Instead, by treating Abbas as an opponent instead of a partner for peace, Israel has squandered its main asset that could help it achieve regime change in Gaza. Instead of appreciating the history of cooperation with Abbas in security matters, Israeli Foreign Minister Avigdor Lieberman calls for his ouster. And instead of giving Abbas legitimacy as the governing authority of Palestine, Prime Minister Benjamin Netanyahu pursues a policy of aggressive settlement expansion in the West Bank that has scuppered any chance of negotiating a two-state solution. Abbas, despairing of an agreement with Israel, has gone to the United Nations.
There is no getting around the linkage between Gaza and the larger problem of negotiating a peaceful solution to the Israeli-Palestinian conflict. If managed properly, a two-state solution can also solve the Gaza problem. But the current hostilities between Israel and Gaza could very easily become a stumbling block to achieving such a solution.
Consider the diplomatic consequences of these hostilities, given the imminent passage of a UN General Assembly resolution granting Palestine observer state status. This writer has argued before that on November 29, when the international community affirms that Palestine is a state, a door will open to negotiations without conditions between the parties that can lead to a final settlement. Upon achievement of observer state status, Abbas has said he will drop as a precondition the demand that Israel cease settlement construction—a demand Israel has refused to honor. He indicated that he will negotiate with Israel even though they continue to build new settlements. With that stumbling block removed, Israel and Palestine would have no reason not to sit down and negotiate.
Successful negotiations after November 29 will require a period of calm, in which both sides refrain from the usual retaliatory actions and instead take advantage of the diplomatic opening. Yet many in Netanyahu’s government are so fixated on the tit-for-tat, business-as-usual paradigm of relations that they believe Abbas’s primary reason for seeking observer state status at the UN is to gain the right to begin prosecuting Israel in the International Criminal Court. This is a misreading of Abbas’s intentions. It is more than likely that Abbas wants to hold off on taking such a step in order to pursue a negotiated settlement.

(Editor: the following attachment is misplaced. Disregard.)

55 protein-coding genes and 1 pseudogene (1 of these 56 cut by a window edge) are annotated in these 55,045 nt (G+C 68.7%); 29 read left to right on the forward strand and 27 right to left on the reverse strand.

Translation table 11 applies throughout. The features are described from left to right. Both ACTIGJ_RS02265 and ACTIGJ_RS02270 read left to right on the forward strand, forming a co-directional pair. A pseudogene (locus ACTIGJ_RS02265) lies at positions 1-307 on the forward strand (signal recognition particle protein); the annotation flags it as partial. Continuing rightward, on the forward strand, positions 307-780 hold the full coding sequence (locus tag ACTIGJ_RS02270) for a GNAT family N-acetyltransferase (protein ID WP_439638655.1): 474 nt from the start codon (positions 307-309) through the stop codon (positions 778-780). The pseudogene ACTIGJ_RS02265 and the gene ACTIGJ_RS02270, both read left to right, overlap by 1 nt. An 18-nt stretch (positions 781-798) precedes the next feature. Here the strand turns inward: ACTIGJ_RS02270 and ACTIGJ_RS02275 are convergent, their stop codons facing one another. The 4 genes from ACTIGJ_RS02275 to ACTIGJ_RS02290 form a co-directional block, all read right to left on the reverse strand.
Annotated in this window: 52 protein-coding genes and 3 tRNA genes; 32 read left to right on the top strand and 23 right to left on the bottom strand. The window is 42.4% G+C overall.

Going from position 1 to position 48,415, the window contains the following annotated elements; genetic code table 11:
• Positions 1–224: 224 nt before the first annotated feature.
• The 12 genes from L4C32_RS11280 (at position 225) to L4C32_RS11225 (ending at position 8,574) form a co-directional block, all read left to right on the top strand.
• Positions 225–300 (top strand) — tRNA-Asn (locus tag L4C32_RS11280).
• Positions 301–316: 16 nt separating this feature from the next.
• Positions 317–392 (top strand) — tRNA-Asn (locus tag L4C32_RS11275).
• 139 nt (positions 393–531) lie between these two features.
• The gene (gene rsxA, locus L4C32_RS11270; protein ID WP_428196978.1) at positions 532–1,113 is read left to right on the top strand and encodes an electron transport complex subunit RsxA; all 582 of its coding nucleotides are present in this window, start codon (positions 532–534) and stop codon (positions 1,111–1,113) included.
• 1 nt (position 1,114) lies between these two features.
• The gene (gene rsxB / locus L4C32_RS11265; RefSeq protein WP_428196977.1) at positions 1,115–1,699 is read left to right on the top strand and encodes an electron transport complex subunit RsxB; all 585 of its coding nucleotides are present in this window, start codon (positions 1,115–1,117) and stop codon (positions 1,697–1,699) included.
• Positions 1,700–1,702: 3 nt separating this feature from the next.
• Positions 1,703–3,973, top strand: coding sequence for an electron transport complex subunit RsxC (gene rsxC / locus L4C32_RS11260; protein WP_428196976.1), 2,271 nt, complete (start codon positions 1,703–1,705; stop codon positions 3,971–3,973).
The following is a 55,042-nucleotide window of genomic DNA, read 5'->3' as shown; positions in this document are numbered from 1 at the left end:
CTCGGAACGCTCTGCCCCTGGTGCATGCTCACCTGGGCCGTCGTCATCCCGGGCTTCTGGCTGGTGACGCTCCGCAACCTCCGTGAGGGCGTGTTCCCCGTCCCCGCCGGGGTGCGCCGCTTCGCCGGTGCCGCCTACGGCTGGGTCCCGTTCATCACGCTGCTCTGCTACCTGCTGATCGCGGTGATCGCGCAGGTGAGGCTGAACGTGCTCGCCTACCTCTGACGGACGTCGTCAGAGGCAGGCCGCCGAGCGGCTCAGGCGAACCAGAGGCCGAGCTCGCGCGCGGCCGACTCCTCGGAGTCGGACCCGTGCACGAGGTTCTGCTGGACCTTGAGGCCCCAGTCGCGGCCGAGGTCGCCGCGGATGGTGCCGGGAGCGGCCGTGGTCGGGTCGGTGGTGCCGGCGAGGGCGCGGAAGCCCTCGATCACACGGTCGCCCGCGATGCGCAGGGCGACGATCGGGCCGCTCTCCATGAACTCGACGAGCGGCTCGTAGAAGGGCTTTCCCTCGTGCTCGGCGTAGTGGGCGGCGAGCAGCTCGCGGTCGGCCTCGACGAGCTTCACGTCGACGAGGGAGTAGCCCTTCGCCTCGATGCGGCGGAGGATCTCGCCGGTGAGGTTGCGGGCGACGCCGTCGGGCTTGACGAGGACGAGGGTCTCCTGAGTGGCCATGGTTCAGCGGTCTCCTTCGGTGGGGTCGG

But what if on November 29 an Israeli invasion force is sitting on Gazan soil, which is part of Palestine? In those circumstances, the indignation of his people could leave Abbas no choice but to go to the ICC in protest. Israel’s actions in Gaza will have made for a self-fulfilling prophecy, and another opportunity for negotiating a final two-state solution will have been wasted.
From a strategic perspective, Israel needs to make peace with the Palestinian Authority if it is to have the leverage it needs to defeat Hamas. Yes, Hamas is an immediate threat, while the West Bank has lived in relative peace with Israel. But for Israel to indulge in such short-term thinking, to simply put out fires without addressing their cause, is misguided. Blaming the conflict on Hamas instead of solving the problem of the West Bank makes the solution more intractable. An honorable and just peace with the Palestinian Authority, achieved through negotiations to establish a Palestinian state with borders at roughly 1967 lines adjusted for settlement blocs, is the only way to build up the strategic assets required to dislodge Hamas from Gaza once and for all.
In short, Israel should not even pursue the first option to its full extent. It should restrict its current campaign against Hamas to just one week and avoid a ground war. It should cease hostilities well before November 29, to give negotiations a chance. There is a way to solve the problem of terrorism in Gaza, but that path runs through Ramallah.
Andrew Wilson is co-author of the Citizens Proposal for a Border between Israel and Palestine (www.israel-palestine-border.org), an independent initiative to draw a map based on the principles of fairness, contiguity, access, minimizing dislocation of the population, and enhancing conditions for economic development.
[Photo courtesy of Israel Defense Forces' Photostream]